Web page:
Individuals with scleroderma are living significantly longer today, compared with 30 years ago, and the physicians who treat this rare disease of connective tissue hope the newer drugs now on the market may extend lives even further.
Scleroderma, a rare autoimmune disorder of unknown origin, results when collagen builds up in the body’s connective tissue and causes thickening of the skin. In the chronic and often progressive systemic form, scleroderma causes stiff joints and hardening of the internal organs and blood vessels.
In the July issue of the journal Annals of the Rheumatic Diseases, Georgetown University Medical Center professor Virginia Steen, M.D., studied 2,000 patients with scleroderma (also known as systemic sclerosis) treated between 1972 and 2001 at the University of Pittsburgh and found that 10-year survival steadily improved over those years by 12 percent-- from 54 percent to 66 percent.
“This is really good progress, which we hope to improve upon,” said Steen, a leading expert on the disorder who has helped make Georgetown University Hospital a national treatment center for scleroderma. In the 1980s, while at the University of Pittsburgh, she developed a natural history database of scleroderma patients and this database has continued to evolve into the largest in the United States.
The reason overall mortality has dropped, Steen says, is partly because a class of medications, angiotensin converting enzyme (ACE) inhibitors became available which dramatically improved the treatment of renal crisis. Renal crisis used to be almost always fatal and now it is a very treatable complication of scleroderma, she said.
Now pulmonary arterial hypertension and pulmonary fibrosis, a condition that is traditionally the second-most frequent cause of death, is responsible for most of the mortality, but these conditions may be increasingly treatable, she said. Patients may develop either disorder, or both.
“Before, it was kidney and then lung disorders that affected most of our patients, and now that we have successfully treated the kidneys, mortality due to lung disease has become the issue,” Steen said. “We are working on ways to use the newer medications to help treat these disorders, hoping to further improve overall survival.”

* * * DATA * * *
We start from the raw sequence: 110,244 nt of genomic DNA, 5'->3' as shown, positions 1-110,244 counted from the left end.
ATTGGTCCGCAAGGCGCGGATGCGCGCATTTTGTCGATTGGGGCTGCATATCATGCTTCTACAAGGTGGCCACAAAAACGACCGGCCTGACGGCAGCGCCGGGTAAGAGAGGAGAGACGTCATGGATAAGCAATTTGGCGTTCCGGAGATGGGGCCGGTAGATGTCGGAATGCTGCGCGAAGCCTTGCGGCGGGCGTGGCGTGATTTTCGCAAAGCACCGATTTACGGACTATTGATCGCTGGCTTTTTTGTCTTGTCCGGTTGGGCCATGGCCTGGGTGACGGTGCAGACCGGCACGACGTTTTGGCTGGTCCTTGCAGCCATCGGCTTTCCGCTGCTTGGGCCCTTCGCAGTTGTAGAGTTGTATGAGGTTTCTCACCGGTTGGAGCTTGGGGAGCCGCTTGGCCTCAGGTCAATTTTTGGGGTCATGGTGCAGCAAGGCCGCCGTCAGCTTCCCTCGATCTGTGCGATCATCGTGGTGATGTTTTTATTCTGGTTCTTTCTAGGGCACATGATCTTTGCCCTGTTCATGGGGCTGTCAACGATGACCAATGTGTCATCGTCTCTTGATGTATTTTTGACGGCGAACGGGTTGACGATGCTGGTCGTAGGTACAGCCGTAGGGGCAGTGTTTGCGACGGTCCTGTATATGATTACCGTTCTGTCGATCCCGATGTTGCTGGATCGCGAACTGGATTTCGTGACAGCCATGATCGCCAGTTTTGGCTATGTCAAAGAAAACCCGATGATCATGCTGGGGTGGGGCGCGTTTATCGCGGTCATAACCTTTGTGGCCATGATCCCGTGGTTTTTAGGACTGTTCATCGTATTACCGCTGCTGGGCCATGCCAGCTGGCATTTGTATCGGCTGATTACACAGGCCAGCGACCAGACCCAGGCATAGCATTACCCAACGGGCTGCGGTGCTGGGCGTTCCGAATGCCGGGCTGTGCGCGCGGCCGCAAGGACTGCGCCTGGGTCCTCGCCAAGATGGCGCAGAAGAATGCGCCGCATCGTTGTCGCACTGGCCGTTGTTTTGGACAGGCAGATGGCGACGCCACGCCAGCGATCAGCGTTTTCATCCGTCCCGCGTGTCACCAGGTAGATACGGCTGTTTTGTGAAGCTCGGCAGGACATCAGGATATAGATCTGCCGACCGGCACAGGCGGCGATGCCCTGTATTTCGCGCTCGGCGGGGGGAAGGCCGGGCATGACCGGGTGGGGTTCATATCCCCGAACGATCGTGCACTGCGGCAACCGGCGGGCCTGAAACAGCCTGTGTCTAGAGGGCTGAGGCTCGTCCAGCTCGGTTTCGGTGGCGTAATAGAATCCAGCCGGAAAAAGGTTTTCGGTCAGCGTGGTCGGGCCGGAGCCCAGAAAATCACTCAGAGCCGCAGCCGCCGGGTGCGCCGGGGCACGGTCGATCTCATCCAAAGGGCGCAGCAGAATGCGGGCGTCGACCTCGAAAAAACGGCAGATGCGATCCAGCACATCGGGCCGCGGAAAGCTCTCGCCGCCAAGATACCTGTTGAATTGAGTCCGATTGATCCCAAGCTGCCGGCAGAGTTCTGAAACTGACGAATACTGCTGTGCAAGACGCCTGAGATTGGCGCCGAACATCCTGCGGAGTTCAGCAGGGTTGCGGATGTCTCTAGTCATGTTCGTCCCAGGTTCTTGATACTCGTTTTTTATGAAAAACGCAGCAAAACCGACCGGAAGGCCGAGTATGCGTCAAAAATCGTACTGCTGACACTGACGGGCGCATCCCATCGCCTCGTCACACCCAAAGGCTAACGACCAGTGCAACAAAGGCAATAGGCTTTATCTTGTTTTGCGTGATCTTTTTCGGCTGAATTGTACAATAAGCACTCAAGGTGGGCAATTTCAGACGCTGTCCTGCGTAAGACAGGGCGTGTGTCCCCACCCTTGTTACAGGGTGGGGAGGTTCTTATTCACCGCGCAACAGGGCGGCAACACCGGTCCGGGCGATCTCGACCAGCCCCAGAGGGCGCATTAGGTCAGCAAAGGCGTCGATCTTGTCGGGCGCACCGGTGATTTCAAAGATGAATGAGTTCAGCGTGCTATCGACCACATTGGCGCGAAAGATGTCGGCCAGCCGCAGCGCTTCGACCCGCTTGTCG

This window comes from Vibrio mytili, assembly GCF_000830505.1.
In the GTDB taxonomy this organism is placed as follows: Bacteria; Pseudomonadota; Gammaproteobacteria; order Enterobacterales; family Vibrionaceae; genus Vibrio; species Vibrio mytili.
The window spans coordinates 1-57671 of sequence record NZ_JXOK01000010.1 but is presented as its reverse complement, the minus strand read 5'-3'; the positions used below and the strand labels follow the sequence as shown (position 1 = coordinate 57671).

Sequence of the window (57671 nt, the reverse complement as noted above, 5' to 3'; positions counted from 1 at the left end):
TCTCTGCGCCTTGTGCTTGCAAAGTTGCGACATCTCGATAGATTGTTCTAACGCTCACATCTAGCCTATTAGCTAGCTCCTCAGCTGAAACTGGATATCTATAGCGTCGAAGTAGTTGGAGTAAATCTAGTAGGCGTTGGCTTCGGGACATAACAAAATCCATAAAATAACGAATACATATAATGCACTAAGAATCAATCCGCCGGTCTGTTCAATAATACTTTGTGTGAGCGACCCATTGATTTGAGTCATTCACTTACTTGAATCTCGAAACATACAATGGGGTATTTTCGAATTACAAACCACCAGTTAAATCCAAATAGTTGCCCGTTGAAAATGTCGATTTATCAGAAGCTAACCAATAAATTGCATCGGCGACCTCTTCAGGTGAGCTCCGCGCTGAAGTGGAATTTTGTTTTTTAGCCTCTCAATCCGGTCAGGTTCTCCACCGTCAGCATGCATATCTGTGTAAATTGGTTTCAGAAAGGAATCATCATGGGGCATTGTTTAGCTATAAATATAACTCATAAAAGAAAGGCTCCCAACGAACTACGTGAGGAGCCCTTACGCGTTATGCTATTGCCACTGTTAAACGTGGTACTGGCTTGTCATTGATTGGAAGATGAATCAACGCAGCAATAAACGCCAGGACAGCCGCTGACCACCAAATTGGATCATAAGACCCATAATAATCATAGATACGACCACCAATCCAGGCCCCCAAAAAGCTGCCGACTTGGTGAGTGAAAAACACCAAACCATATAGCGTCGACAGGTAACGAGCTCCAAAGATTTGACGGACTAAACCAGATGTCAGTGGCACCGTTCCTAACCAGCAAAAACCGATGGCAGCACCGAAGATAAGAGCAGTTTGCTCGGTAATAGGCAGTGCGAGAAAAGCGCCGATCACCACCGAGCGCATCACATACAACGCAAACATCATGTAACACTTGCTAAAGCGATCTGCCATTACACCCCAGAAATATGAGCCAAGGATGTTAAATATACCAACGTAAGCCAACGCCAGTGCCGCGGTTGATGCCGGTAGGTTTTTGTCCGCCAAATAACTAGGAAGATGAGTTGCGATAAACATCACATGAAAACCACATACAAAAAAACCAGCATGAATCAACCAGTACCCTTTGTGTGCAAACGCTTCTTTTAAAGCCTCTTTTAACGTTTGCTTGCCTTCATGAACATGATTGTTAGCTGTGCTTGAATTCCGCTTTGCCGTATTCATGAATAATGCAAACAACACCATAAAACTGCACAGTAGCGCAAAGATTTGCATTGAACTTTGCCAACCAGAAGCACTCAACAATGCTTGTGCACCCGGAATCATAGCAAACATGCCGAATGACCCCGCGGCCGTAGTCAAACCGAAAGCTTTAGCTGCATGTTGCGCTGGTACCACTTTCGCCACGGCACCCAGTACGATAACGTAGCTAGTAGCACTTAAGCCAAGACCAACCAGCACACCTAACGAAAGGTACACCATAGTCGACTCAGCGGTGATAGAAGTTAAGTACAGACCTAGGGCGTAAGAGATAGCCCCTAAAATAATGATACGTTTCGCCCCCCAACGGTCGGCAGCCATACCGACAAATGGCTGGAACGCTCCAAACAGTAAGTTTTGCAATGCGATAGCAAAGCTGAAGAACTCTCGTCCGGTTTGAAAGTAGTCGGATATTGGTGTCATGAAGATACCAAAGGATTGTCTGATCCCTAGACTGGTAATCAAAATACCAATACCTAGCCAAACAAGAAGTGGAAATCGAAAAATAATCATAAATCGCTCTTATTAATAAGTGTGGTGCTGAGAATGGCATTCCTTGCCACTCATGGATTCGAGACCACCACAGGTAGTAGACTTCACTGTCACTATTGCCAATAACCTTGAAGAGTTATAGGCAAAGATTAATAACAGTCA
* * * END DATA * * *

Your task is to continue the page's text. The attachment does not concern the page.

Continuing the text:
While all scleroderma-related disorders are believed to affect as many as 900,000 people in the United States, only between 40,000 and 165,000 are diagnosed with systemic scleroderma, according to the National Institutes of Health (NIH). Like all scleroderma disorders, systemic scleroderma affects more women than men, and varies in severity.
In this study, Steen collaborated with co-author Thomas Medsger, M.D., professor of medicine at the University of Pittsburgh to study patients with systemic scleroderma enrolled in the registry. They studied patients evaluated at the University of Pittsburgh between 1972 and 2001, dividing them into five-year time periods, depending on when they were seen.
They found survival improved in each of the five-year periods, and that the frequency of death due to renal crisis significantly decreased over the 30 years, from 42 percent to 6 percent. But the proportion of patients who died from pulmonary fibrosis increased from 6 percent to 33 percent, Steen said. The frequency of pulmonary hypertension also increased, but there was no change in gastrointestinal and heart-related deaths.
“Use of ACE inhibitors made all the difference in saving patients from renal failure, and now it is important that physicians use drugs now available to treat lung disorders and researchers continue to search for new therapies,” Steen said.
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